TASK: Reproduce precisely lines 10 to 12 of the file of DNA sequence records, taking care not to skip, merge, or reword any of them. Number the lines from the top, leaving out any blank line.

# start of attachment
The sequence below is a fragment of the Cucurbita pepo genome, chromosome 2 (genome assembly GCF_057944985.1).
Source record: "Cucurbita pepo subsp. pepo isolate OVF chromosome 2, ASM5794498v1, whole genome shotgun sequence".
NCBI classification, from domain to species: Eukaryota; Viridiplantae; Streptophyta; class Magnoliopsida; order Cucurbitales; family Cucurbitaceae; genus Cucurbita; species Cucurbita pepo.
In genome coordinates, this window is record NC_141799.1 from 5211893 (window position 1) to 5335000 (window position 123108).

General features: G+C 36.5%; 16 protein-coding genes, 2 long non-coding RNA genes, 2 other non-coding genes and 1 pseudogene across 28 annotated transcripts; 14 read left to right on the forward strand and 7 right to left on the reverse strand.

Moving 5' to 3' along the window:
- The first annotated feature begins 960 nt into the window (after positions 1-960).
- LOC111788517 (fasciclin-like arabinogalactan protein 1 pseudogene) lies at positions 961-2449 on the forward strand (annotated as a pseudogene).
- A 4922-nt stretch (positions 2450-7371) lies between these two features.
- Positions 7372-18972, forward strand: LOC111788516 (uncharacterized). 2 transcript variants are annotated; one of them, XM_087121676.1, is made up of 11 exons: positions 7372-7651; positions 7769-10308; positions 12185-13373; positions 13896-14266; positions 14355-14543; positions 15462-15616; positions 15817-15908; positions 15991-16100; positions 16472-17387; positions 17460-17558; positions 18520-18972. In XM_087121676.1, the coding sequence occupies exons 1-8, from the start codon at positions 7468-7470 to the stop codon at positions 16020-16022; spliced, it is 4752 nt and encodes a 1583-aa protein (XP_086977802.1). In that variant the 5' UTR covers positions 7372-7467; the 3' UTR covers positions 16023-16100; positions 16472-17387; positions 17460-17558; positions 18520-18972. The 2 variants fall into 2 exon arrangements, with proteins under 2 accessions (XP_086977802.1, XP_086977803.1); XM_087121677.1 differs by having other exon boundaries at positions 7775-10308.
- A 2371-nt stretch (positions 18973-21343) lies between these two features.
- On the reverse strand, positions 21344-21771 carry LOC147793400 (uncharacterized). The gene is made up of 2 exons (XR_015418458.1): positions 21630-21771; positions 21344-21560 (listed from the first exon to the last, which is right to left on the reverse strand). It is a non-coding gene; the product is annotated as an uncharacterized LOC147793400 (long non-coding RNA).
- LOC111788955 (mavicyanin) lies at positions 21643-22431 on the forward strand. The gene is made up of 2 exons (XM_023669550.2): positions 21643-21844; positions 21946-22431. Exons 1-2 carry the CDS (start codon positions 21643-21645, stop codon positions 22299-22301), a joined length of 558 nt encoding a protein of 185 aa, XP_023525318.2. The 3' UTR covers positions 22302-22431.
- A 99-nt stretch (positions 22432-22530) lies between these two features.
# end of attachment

- Positions 7372-18972, forward strand: LOC111788516 (uncharacterized). 2 transcript variants are annotated; one of them, XM_087121676.1, is made up of 11 exons: positions 7372-7651; positions 7769-10308; positions 12185-13373; positions 13896-14266; positions 14355-14543; positions 15462-15616; positions 15817-15908; positions 15991-16100; positions 16472-17387; positions 17460-17558; positions 18520-18972. In XM_087121676.1, the coding sequence occupies exons 1-8, from the start codon at positions 7468-7470 to the stop codon at positions 16020-16022; spliced, it is 4752 nt and encodes a 1583-aa protein (XP_086977802.1). In that variant the 5' UTR covers positions 7372-7467; the 3' UTR covers positions 16023-16100; positions 16472-17387; positions 17460-17558; positions 18520-18972. The 2 variants fall into 2 exon arrangements, with proteins under 2 accessions (XP_086977802.1, XP_086977803.1); XM_087121677.1 differs by having other exon boundaries at positions 7775-10308.
- A 2371-nt stretch (positions 18973-21343) lies between these two features.
- On the reverse strand, positions 21344-21771 carry LOC147793400 (uncharacterized). The gene is made up of 2 exons (XR_015418458.1): positions 21630-21771; positions 21344-21560 (listed from the first exon to the last, which is right to left on the reverse strand). It is a non-coding gene; the product is annotated as an uncharacterized LOC147793400 (long non-coding RNA).